Modern American capitalism may not value loyalty, but there are distinct advantages to staying committed to a relationship or an employer for multiple years.
Over the years, I've encouraged you not to be loyal as a customer. Let's face it: Deals generally go to new customers, not existing ones. It's a bizarre fact of marketing that we punish loyalists, but that's just the way it is.
We rent companies and they rent us, both as customers and as employees.
Yet researchers in a variety of studies have found that the more loyal you are as a person, the better your health and the greater the likelihood that you'll live longer, according to what I read in The Wall Street Journal.
You can see it among people who are in the diaspora from the Rust Belt and are big time sports fans of whatever team they grew up with, whether it’s the Pittsburgh Steelers, the Chicago Bears or the Green Bay Packers.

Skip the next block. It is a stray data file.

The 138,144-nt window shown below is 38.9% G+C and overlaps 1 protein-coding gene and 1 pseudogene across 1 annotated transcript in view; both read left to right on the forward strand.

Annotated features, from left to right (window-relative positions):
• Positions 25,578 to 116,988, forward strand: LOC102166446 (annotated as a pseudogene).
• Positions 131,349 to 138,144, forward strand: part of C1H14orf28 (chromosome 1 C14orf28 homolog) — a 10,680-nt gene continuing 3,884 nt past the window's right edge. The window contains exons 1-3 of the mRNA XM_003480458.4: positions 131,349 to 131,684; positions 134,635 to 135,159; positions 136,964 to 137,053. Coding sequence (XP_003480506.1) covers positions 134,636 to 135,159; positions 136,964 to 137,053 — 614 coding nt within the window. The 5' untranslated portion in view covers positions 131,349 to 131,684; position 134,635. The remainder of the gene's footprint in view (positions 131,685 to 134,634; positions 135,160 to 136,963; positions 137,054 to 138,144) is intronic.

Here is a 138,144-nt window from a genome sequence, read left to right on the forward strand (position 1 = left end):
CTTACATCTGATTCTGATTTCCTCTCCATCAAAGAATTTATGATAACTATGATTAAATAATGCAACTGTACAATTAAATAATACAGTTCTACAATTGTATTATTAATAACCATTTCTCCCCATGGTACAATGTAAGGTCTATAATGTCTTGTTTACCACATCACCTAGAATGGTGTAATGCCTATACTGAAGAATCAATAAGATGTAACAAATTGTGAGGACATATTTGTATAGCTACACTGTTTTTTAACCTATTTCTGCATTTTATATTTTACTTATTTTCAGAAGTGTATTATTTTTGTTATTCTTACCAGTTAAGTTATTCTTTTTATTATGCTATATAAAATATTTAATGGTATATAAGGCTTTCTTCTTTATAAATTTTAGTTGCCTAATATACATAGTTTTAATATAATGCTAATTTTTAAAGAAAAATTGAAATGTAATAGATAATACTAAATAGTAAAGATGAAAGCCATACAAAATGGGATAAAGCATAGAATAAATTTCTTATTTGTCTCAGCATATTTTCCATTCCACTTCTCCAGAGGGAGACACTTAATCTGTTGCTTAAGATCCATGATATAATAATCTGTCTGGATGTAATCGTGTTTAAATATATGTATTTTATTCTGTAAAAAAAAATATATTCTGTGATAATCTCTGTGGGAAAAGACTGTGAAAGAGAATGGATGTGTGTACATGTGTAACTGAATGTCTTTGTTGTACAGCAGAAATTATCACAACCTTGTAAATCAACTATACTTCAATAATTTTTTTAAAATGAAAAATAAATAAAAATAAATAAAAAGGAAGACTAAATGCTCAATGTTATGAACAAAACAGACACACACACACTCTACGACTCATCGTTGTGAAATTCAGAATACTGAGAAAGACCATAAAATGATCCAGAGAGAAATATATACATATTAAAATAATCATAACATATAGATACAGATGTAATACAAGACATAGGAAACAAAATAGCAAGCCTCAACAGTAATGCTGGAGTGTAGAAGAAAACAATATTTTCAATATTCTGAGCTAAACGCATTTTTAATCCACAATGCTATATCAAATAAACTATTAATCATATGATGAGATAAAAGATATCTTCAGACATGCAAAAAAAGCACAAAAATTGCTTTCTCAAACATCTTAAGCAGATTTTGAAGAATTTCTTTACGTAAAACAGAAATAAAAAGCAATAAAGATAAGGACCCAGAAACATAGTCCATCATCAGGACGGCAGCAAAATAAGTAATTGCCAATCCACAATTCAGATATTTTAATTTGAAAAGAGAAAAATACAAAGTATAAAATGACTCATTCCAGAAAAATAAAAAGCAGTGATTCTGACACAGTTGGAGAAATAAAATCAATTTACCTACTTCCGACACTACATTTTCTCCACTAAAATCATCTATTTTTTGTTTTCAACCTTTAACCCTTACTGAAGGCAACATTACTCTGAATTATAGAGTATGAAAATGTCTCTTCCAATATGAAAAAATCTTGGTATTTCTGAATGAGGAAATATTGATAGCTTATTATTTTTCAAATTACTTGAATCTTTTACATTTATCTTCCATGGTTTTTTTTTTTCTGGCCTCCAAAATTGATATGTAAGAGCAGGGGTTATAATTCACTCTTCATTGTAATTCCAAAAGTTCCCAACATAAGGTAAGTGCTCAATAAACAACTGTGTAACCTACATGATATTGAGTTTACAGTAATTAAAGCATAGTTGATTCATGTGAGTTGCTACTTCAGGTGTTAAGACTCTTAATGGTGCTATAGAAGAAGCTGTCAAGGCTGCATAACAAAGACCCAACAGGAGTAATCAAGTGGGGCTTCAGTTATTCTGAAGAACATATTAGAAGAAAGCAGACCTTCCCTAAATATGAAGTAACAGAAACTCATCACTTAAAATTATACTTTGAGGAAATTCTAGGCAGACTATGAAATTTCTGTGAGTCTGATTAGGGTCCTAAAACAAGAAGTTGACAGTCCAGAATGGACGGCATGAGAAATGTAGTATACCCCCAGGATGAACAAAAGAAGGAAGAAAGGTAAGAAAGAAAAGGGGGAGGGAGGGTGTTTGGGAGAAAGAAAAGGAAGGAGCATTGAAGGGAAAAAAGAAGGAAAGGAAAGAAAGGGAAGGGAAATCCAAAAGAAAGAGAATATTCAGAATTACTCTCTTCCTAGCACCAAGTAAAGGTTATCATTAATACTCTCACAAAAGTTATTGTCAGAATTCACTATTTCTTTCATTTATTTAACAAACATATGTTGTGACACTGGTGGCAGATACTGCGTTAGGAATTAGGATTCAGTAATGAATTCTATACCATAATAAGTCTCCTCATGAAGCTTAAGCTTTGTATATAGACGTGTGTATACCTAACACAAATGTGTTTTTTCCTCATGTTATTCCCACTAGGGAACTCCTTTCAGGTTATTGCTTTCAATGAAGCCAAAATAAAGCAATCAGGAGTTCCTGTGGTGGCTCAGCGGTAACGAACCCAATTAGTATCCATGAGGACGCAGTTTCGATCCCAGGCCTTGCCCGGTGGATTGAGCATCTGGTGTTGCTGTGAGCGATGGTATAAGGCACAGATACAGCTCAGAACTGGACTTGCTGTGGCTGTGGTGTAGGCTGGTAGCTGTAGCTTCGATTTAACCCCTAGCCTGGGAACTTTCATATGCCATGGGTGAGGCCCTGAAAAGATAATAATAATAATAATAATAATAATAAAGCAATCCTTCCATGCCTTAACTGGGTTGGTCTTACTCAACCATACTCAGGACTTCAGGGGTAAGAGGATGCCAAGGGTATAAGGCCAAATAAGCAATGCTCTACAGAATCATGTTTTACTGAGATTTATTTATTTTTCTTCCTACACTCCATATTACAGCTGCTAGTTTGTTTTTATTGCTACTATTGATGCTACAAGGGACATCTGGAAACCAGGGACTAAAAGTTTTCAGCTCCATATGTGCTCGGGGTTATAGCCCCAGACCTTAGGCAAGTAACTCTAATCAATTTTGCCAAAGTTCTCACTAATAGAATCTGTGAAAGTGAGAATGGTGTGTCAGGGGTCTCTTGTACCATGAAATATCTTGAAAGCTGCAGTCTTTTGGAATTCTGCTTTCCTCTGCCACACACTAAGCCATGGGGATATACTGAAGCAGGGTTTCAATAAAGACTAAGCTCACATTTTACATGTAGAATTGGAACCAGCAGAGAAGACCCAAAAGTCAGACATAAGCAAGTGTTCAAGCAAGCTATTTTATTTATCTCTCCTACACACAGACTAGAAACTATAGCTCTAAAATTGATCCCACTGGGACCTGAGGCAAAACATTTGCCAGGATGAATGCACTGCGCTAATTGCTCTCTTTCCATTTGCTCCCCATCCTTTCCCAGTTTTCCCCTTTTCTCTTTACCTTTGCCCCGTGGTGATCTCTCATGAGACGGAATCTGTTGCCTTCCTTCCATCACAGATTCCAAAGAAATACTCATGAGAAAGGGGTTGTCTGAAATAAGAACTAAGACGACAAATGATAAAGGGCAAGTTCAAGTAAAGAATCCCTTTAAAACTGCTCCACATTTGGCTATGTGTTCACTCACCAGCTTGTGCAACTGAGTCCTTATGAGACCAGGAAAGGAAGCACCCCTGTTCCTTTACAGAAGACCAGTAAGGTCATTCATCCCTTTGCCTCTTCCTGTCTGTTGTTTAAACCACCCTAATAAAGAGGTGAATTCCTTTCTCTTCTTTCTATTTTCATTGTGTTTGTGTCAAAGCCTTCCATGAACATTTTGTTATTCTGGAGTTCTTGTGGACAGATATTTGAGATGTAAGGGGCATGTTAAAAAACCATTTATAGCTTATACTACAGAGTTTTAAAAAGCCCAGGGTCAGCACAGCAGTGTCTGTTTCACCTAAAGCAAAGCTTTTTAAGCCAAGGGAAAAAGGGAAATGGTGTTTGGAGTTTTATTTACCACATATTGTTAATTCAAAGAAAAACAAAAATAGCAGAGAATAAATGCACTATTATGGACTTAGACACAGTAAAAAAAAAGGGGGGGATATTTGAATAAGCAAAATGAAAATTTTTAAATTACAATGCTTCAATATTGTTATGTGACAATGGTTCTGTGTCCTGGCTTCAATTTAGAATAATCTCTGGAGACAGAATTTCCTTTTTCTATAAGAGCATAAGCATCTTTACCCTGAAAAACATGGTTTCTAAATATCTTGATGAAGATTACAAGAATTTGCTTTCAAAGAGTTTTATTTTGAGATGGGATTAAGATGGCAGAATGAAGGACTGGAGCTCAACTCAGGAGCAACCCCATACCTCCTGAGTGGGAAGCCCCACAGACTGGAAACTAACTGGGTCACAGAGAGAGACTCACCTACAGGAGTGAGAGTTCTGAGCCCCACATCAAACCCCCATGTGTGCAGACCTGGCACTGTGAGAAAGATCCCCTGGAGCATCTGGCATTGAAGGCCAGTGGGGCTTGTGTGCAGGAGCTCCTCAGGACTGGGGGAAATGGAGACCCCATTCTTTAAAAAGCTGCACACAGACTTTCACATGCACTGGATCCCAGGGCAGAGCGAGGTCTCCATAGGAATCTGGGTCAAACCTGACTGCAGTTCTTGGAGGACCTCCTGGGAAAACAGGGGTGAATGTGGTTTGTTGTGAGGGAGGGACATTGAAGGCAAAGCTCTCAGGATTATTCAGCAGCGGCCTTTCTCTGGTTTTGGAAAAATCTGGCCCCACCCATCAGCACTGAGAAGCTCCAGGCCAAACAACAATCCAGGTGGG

People migrate elsewhere over time, but their loyalty often remains with the sports team they rooted for as a kid. Those who stay loyal like that and can hang out with others in a new city tend to have better health, more friends, and increased lifespan.
Here's another one: Job jumping is not the key. Staying with single employer for longer cycles makes more money over time for you than if you job hop. "People who had a minimum of experience of five years with a single employer typically got 8% increases in compensation a year compared with about 5% for people with a history of job hopping," according the write-up in the Journal.
Am I saying you should get into a rut in your career? No. But all other things being equal, being loyal and true blue in long-term relationships and jobs leads to healthier, happier longer lives.